Facilities that perform surgical procedures using local anaesthesia or conscious sedation are not required to be licensed in the surgical class2 as they are generally considered to be of lower risk and the facility in which the procedures take place is not seen as requiring licensing as generally professional standards, such as relating to infection control, can mitigate the risk.
The Royal Australasian College of Surgeons (RACS), the Australian and New Zealand College of Anaesthetists (ANZCA) and the Australian Society of Plastic Surgeons (ASPS) recently released a position paper on Day Surgery in Australia. The Colleges recommend increased standards for day surgery clinics that use intravenous sedation or significant amounts of local anaesthesia in day surgery clinics.
The Ministry of Health has considered the position paper and considers that the current licensing requirements for facilities under the Private Health Facilities Act and Regulation are generally appropriate.
Licensing requirements for facilities are extensive and impose a regulatory burden on business. Licensing requirements should only be imposed if there is a health and safety risk that can only be appropriately mitigated by way of requiring facilities to be licensed. All procedures that involve the use of sedation or local anaesthesia will carry a risk to patients. However, in some cases that risk can be mitigated by way of professional responsibilities and competencies required by the individual practitioner. For example, some minor cosmetic surgical procedures, using conscious sedation or local anaesthesia, can be safely carried out by a medical practitioner in an unlicensed private health facility eg mole removal for a cosmetic purpose. If multiple moles were being removed, it would be expected that a medical practitioner would assess the patient and whether or not adequate local anaesthetic could be administered safely in an unlicensed facility. This consideration would, among other things, take into account the cumulative toxicity of the local anaesthetic administration required for the multiple mole removals. Failure to properly consider these issues could be grounds for taking disciplinary action against the practitioner.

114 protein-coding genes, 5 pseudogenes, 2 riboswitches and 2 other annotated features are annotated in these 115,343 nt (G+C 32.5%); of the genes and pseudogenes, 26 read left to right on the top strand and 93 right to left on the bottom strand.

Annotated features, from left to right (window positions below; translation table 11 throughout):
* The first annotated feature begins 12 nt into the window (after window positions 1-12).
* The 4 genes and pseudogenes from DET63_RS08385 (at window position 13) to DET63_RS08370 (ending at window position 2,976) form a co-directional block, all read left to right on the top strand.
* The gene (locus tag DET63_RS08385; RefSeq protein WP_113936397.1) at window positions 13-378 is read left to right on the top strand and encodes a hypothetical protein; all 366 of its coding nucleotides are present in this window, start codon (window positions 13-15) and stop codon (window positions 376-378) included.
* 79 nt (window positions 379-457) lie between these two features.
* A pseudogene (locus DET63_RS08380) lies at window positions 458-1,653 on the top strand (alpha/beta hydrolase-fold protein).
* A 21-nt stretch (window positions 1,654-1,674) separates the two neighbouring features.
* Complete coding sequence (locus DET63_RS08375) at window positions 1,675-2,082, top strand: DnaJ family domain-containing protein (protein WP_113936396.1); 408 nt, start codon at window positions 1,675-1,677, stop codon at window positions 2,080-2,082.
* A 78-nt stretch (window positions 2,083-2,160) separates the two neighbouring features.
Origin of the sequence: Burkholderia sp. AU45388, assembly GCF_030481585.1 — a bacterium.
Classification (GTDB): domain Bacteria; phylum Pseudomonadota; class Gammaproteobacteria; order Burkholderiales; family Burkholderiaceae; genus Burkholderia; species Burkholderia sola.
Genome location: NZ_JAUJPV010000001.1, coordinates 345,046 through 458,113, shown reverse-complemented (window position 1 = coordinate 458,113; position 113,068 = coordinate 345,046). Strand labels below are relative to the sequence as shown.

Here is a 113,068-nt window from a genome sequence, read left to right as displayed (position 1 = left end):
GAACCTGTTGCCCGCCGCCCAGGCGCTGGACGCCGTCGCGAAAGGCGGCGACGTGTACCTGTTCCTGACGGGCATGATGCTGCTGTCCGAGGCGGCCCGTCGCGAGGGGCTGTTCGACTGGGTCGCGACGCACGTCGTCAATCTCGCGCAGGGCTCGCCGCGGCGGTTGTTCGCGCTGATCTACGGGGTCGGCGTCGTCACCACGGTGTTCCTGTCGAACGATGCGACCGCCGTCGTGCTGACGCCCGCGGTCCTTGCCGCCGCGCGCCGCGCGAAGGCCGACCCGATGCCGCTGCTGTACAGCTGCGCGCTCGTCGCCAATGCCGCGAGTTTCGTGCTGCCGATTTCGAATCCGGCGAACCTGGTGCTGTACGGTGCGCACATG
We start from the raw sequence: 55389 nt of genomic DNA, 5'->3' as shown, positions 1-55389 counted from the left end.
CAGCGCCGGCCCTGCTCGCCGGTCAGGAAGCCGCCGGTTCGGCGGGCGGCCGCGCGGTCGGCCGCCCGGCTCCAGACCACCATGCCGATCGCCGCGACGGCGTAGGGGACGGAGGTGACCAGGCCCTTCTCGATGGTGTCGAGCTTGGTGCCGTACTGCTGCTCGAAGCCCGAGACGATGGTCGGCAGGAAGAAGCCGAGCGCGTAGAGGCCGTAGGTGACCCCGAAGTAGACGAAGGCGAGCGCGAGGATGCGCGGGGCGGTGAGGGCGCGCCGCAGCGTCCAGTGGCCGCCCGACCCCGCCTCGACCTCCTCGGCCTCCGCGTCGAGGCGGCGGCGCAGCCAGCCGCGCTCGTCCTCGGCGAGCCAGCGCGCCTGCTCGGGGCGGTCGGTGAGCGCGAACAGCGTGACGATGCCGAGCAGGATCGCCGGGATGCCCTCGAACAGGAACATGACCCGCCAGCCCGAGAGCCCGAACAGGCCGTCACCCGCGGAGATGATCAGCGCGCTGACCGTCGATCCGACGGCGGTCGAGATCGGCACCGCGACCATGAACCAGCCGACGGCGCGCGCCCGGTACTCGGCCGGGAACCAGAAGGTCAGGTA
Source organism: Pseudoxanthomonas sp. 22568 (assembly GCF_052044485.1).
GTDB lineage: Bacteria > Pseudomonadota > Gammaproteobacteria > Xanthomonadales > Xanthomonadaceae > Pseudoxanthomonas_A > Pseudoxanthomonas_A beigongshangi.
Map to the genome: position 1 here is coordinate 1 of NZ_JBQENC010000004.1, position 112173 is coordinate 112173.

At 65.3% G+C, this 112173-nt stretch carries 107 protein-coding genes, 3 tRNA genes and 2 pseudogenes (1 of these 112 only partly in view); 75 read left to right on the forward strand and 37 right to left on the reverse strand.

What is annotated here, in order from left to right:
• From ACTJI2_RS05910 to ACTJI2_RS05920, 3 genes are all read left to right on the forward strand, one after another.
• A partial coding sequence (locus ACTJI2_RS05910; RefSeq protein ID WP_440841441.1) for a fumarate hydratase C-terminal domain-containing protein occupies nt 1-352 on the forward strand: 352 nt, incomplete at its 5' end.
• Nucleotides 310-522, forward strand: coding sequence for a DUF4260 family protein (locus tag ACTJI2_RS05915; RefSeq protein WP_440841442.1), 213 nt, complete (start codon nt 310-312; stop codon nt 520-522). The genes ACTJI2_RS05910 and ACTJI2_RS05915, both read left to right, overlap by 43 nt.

However, the Ministry of Health also recognises that reliance on the level of anaesthesia and/or conscious sedation to determine licensing requirements will not always be a sufficient criterion for determining whether or not a facility should be licensed. This is particularly the case with cosmetic surgery where some procedures that carry high risks to patients can be carried out using local anaesthesia and/or conscious sedation.
As such, in 2016 the Private Health Facilities Regulation was amended to create a new class of private health facilities, being the cosmetic surgical class. Under the Regulation, certain cosmetic surgical procedures are required to be carried out in a licensed private health facility (or a public hospital). These surgical procedures are:
a) any cosmetic surgical procedure that is intended to alter or modify a person’s appearance or body and that involves anaesthesia (including a Biers Block), or
b) any of the following surgical procedures (however described):
(i) abdominoplasty (tummy tuck),
(ii) belt lipectomy, (iii) brachioplasty (armlift),
(iv) breast augmentation or reduction,
(v) buttock augmentation, reduction or lift,
(vi) calf implants,
(vii) facial implants that involve inserting an implant on the bone or surgical exposure to deep tissue,
(viii) fat transfer that involves the transfer of more than 2.5 litres of lipoaspirate,
(ix) liposuction that involves the removal of more than 2.5 litres of lipoaspirate,
(x) mastopexy or mastopexy augmentation,
(xi) necklift, (xii) pectoral implants,
(xiii) penis augmentation,
(xv) superficial musculoaponeurotic system facelift (SMAS facelift),
(xvi) vaginoplasty or labiaplasty, but does not include any dental procedure.
There are two categories of cosmetic procedures that are required to be conducted in licensed facilities:
cosmetic surgical procedures that use high levels of anaesthesia or more than conscious sedation; or
certain listed surgical procedures, regardless of the level of anaesthesia or sedation used.
Requiring certain listed procedures to be carried out in a licensed private health facility (or public hospital) recognises that there needs to be a broader consideration of risks of cosmetic surgery other than just the level of anaesthesia or sedation used.
The current list of procedures that are required to be carried out in a licensed private health facility was determined in 2016 following extensive consultation. Whether a cosmetic surgical procedure is required to be carried out in a licensed private health facility is based on the risks to the patient, being: